Weather matters : an American cultural history since 1900 / Bernard Mergen.
By: Mergen, Bernard.Material type: TextSeries: Culture America: Publisher: Lawrence, Kan. : University Press of Kansas, c2008Description: ix, 397 p. : ill., map ; 24 cm.ISBN: 9780700616114 (cloth : alk. paper); 070061611X (cloth : alk. paper).Subject(s): United States -- Climate -- Social aspects -- History | Climate and civilization -- History | Climatology -- Social aspects -- History | Weather -- Social aspects -- History | Human beings -- Effect of environment on -- United States -- HistoryDDC classification: 551.60973 Other classification: RU 10429
|Item type||Current location||Call number||Status||Date due||Barcode|
|Book||University of Texas At Tyler Stacks - 3rd Floor||QC983 .M43 2008 (Browse shelf)||Available||0000001970540|
Includes bibliographical references (p. 379-383) and index.
Talking about weather -- Managing weather -- Seeing weather -- Transcribing weather -- Suffering weather -- Conclusion.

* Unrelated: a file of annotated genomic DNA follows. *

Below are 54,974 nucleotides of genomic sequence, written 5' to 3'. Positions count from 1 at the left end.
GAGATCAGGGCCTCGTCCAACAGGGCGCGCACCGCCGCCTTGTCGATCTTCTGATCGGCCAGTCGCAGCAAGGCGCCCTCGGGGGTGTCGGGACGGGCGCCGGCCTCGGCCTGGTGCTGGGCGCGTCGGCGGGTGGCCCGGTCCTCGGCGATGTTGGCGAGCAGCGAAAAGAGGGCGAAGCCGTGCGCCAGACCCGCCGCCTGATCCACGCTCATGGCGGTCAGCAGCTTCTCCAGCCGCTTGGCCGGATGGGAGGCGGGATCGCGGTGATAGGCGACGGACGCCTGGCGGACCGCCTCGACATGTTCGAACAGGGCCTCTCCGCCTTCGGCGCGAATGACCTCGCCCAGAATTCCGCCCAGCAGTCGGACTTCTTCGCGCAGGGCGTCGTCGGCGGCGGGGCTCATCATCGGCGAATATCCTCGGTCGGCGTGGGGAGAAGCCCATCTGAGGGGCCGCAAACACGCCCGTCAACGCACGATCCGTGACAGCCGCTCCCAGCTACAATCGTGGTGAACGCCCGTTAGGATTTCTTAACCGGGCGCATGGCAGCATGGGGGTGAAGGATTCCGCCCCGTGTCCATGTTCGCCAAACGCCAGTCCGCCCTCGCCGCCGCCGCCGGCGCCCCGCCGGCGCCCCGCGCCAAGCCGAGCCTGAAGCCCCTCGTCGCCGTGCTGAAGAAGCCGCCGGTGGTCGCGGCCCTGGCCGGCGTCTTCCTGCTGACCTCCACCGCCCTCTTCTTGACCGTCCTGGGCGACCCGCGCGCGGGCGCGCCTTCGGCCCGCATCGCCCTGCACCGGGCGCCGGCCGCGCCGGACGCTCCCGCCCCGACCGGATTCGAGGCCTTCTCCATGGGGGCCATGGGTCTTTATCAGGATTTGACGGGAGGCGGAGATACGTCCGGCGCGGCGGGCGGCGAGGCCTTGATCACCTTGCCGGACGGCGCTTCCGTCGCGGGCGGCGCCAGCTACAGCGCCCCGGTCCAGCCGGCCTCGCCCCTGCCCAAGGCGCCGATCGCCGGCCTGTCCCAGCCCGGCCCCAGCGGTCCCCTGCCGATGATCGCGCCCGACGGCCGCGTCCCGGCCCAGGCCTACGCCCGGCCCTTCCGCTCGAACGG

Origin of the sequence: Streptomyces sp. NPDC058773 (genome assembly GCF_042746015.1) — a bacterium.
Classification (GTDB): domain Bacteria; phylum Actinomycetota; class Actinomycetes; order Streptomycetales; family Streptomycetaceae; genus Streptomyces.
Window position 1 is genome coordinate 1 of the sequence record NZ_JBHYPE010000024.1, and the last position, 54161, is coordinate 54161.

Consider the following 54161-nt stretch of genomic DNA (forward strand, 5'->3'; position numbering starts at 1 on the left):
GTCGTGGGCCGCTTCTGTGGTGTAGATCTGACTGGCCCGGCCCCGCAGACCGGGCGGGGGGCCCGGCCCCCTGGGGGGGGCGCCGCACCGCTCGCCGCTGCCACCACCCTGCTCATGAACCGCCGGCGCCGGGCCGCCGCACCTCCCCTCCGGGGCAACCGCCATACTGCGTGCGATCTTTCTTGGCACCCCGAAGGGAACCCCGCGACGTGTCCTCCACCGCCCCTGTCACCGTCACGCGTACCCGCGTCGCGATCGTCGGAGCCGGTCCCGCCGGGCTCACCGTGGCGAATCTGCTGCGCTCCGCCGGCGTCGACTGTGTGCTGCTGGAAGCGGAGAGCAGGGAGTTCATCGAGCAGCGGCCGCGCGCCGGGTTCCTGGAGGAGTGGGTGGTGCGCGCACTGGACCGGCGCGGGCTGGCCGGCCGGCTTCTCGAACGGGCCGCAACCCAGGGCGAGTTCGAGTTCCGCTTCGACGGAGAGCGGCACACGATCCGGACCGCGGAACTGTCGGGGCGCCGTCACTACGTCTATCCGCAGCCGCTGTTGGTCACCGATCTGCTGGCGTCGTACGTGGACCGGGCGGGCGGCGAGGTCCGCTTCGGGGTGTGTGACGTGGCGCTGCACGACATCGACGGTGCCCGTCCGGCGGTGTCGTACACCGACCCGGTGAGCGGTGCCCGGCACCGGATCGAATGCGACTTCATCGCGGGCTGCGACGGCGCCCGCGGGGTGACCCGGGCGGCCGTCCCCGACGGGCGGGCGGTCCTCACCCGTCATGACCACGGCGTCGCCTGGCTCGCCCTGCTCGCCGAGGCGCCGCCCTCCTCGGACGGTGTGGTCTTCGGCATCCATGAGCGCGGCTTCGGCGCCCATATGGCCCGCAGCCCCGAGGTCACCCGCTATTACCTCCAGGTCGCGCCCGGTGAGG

"Bernard Mergen's new book illuminates our inevitable obsession with weather - as both physical reality and evocative metaphor - in all of its myriad forms, focusing on the ways in which it is perceived, feared, embraced, managed, and even marketed. From the roaring winds atop Mount Washington to the reflective calm of the poet's lair, he takes a long-overdue look at public response to weather in art, literature, and the media. In the process, he reveals the cross-pollination of ideas and perceptions about weather across many fields, including science, government, education, and consumer culture." "Rich in detail and anecdote, Weather Matters is filled with eccentric characters, quirky facts, and vividly drawn events. Mergen elaborates on the curious question of the "butterfly effect," tracing the notion to a 1918 suggestion that a grasshopper in Idaho could cause a devastating storm in New York City. He chronicles the history of the U.S. Weather Bureau and the American Meteorological Society and their struggles for credibility, as well as the rise of private meteorology and weather modification - including the military's flirtation with manipulating weather as a weapon. And he recounts an eight-day trip with storm chasers, a gripping tale of weather at its fiercest that shows scientists putting their lives at stake in the pursuit of data."--BOOK JACKET.